Rich LeBlanc / Worcester Railers HC

Kellen Jones, 27, is a left-shot forward from Canada with three seasons of AHL experience.

The Railers play at a level below the AHL — the ECHL is similar to Double-A baseball, and many of its players face long odds of reaching the NHL. The club is affiliated with the NHL’s New York Islanders and AHL’s Bridgeport Sounders, two teams to which most local hockey fans otherwise have no attachment.

Yet with Railers owner and founder Cliff Rucker’s investment in the community, there’s belief that the third time will be the charm in Worcester.

“The Sharks did a lot of great things well, but there wasn’t an owner there who was able to set up a foundation,” Lindquist said. “They weren’t able to give financially the way we were early on. It’s been a tremendous asset.

“It’s more that we’re investing in Worcester, and a rising tide raises all ships,” he said, parroting an oft-repeated Rucker axiom.

Related: Q&A with Cliff Rucker

Rucker owns the Fidelity Bank Worcester Ice Center that opened in September, with hopes that it will bridge the gap between the Railers and the city. The public can skate at the $18 million facility, which has already hosted school programs.

In addition to the Railers using the Ice Center as a practice facility — training camp started there last week — several youth and college teams will call it home, including Becker College, Worcester State University, Worcester Academy, St. Peter-Marian, the Worcester Junior Railers, and Junior Crusaders. Located in the burgeoning Canal District, the rink is surrounded by stores and restaurants.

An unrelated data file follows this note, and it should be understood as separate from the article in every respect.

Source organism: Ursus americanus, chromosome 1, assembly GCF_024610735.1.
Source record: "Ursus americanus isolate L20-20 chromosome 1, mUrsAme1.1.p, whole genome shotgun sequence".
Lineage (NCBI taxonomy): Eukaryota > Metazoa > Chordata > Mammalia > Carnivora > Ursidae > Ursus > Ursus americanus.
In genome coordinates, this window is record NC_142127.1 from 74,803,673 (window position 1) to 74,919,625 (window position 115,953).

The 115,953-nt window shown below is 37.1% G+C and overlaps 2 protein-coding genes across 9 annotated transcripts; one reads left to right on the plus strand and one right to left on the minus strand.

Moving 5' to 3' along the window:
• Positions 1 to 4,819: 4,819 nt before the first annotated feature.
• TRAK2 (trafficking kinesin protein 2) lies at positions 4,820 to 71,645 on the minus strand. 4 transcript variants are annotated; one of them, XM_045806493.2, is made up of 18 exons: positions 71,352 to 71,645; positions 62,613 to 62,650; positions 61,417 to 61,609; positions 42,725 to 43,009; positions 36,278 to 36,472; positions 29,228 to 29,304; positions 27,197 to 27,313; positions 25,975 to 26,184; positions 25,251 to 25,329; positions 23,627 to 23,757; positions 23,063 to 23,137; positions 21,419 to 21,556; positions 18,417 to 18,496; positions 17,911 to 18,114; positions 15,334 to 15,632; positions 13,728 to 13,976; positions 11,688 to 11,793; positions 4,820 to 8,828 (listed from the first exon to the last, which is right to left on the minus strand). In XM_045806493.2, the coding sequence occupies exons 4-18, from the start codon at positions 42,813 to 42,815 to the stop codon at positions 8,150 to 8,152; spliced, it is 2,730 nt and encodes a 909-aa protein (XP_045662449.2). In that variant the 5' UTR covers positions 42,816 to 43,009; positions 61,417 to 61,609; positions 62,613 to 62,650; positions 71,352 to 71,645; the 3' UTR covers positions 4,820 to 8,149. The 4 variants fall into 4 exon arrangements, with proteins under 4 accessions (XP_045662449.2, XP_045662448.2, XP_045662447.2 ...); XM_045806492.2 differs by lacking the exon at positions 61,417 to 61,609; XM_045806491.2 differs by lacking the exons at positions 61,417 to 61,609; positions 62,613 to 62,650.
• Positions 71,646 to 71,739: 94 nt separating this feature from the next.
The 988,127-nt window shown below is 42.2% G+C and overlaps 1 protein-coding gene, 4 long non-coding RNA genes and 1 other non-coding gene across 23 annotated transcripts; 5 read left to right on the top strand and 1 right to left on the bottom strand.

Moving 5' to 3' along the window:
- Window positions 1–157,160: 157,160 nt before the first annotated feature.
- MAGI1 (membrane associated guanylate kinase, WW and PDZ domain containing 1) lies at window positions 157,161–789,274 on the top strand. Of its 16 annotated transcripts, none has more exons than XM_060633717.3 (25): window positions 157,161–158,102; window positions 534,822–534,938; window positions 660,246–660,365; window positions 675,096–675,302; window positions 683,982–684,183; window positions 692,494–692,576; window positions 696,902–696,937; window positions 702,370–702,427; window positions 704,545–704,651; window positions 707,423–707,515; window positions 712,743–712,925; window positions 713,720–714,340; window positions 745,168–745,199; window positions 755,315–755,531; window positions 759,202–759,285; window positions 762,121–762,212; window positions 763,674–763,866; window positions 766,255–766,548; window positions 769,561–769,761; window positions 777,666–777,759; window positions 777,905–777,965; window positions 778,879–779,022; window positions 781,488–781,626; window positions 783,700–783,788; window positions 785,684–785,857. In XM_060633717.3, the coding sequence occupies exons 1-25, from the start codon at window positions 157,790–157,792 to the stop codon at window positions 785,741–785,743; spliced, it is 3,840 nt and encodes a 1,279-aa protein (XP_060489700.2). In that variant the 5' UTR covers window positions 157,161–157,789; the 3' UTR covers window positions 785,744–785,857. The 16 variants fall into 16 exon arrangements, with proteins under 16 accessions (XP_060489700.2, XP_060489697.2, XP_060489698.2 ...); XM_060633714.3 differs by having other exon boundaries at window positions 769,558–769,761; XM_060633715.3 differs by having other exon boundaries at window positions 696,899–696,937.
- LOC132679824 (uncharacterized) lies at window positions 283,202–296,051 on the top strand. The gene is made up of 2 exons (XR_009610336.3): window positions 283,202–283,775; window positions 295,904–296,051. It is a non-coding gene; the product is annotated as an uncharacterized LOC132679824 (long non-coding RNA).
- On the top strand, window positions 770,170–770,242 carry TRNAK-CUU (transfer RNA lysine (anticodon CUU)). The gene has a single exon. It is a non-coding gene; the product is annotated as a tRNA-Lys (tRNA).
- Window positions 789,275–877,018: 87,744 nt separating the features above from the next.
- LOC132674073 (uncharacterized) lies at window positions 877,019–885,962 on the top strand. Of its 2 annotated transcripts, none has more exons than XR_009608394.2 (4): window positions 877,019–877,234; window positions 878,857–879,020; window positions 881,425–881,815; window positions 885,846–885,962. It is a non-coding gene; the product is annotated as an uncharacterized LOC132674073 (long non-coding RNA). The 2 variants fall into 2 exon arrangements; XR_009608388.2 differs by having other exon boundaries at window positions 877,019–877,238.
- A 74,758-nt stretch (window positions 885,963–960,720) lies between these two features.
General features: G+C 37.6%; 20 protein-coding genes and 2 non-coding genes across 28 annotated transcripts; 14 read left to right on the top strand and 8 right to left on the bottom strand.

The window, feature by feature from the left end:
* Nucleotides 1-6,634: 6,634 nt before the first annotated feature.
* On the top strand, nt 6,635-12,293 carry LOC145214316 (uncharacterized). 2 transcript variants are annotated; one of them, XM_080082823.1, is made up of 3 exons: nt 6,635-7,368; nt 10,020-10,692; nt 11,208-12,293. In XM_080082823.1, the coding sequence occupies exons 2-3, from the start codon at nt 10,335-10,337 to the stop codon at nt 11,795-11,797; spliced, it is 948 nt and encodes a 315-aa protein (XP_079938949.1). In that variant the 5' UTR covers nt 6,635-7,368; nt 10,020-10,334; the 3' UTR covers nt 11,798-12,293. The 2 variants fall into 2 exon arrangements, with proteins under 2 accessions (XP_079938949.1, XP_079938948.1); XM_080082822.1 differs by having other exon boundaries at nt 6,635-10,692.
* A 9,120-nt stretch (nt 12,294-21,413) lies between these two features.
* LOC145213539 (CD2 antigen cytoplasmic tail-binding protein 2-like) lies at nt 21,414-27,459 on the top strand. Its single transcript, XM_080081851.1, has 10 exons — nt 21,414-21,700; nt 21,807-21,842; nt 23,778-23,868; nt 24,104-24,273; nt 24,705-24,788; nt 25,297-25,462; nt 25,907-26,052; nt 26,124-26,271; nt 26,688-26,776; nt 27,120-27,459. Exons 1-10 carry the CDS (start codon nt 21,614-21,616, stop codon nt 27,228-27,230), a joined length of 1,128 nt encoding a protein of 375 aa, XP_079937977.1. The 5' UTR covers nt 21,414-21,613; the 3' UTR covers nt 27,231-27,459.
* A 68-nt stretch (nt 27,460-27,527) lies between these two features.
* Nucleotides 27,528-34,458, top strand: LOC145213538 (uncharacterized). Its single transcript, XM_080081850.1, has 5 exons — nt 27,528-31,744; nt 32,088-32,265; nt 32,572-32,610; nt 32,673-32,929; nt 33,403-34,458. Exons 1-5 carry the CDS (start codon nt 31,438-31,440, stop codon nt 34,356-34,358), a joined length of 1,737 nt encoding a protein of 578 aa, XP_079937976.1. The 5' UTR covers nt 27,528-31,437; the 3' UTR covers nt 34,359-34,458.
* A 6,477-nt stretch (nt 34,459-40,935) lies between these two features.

Lindquist said Rucker has donated, through the Railers, more than $250,000 in the community over the past 18 months. With the Railers at the heart of the investment, the franchise has an opportunity to grow into Worcester’s team, rather than just an affiliate from some faraway city that happens to play here.

David Niles / For Worcester Sun

Cliff Rucker

“To be successful in the ECHL, you need good ownership,” head coach and General Manager Jamie Russell said. “Cliff has really wanted to do things in a first-class way.”

The Ice Center is about a half-mile walk from the DCU Center — and an even shorter stroll from the players’ main living quarters at The Edge at Union Station.

Lindquist envisions families spending a day downtown to skate, have a meal and take in a Railers game. The Ice Center offers public skating daily at $5 per skater, and Railers tickets start at $15.

“It’s about trying to make Worcester a destination for a night out,” said Lindquist, who went with the AHL Sharks when they moved to San Jose, California; he returned last year. He said the city had transformed into a more vibrant community in his time away, and is more suitable for a pro hockey team now.

Russell was hired to guide the team in September 2016, and spent last season traveling to minor-league and college games to find players for the Railers. In the summer free-agent recruiting season, Russell said it wasn’t difficult to persuade players to come to Worcester, in large part because of the city’s central location between AHL and NHL outposts, and the Railers’ proximity to its affiliates in Bridgeport and New York state.